PSILOCYBIN PATENT PORTFOLIO

George Scorsis, Chairman of Tassili, said in a statement, “Our development program is championed by the University of Miami, a major U.S. research institution with a worldwide reputation in TBI research and treatment. Working with the University of Miami we aim to shift the mainstream perceptions about psychedelics by establishing the scientific underpinnings of the two compounds’ medical benefits and then developing a prescription-based therapeutic medicine for this combined disorder and a number of other disorders on the horizon, such as obsessive-compulsive disorder (OCD).”

In addition to the medical trials, Tassili has filed four provisional patents, one of which relates to its ongoing study with the University of Miami. In collaboration with university research institutes, Tassili said it intends to demonstrate that the clinical and physiological effects in PTSD and obsessive-compulsive disorder (OCD) is enhanced by timely measured dosages of psilocybin and cannabidiol, with superior clinical results as measured by objective outcomes.

The company said its vision is to administer a proven and proprietary combination of psilocybin and CBD in certified drug as well as psychotherapeutic clinics once human clinical trials are completed and the combination is approved by applicable regulatory agencies.

Management also believes that increased specificity to ensure approved, appropriate, standardized and dignified methods of treatment will result from novel delivery systems suiting recovery solutions to specific indications.  Three of the company’s provisional patents relate to this important part of the drug to patient relationship.

 


Debra BorchardtDebra BorchardtMarch 30, 2020
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6min1250

HEXO Corp. (NYSE: HEXO)  reported a staggering net loss of C$289 million for fiscal 2020 second-quarter ending January 31, 2020. The net revenue for Hexo increased 17% to $17 million from $14.5 million in the first quarter. The earnings are reported in Canadian dollars.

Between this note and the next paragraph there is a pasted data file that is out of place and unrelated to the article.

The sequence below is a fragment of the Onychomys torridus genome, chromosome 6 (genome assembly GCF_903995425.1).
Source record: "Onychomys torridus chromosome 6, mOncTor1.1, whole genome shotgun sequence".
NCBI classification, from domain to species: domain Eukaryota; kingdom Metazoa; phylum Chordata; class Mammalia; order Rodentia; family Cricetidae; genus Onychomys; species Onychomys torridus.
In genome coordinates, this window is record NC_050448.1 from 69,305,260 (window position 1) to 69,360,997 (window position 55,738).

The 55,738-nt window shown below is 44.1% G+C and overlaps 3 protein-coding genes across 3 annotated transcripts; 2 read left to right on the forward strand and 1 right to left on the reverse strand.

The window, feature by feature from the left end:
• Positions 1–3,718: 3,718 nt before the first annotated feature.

The loss from operations for the quarter was $289.4 million, compared with a loss of $60.6M in the prior period. The company said that excluding non-cash write-downs and impairment charges in the quarter, the adjusted net loss was ($23.2M) compared with ($34.0M) in Q1’20. This was basically one of those kitchen sink quarters. The company just tossed everything but the kitchen sink into the loss column and just ripped the bandaid off.

“We have continued our focus on improving our operations and expanding distribution across Canada.  Our strategy with Original Stash has demonstrated that we can directly compete with the black market,” said Sebastien St-Louis, CEO, and co-founder of HEXO Corp. “The industry continues to see challenges ahead, and following a strategic review of the Company’s core and non-core assets we believe we have positioned HEXO to meet these challenges head-on.”

Impairment Charges

The bulk of the net loss was due to impairment charges that the company took with the first being its Niagara facility. Hexo said, “After completing a strategic review of its cultivation capacity, the company made the decision to list the Niagara facility for sale.  As a result of the decision to sell, the company undertook impairment testing of the facility, its property, plant and equipment, and the intangible assets acquired from Newstrike Brands Ltd.  The company determined that an impairment loss of $138.3M was required.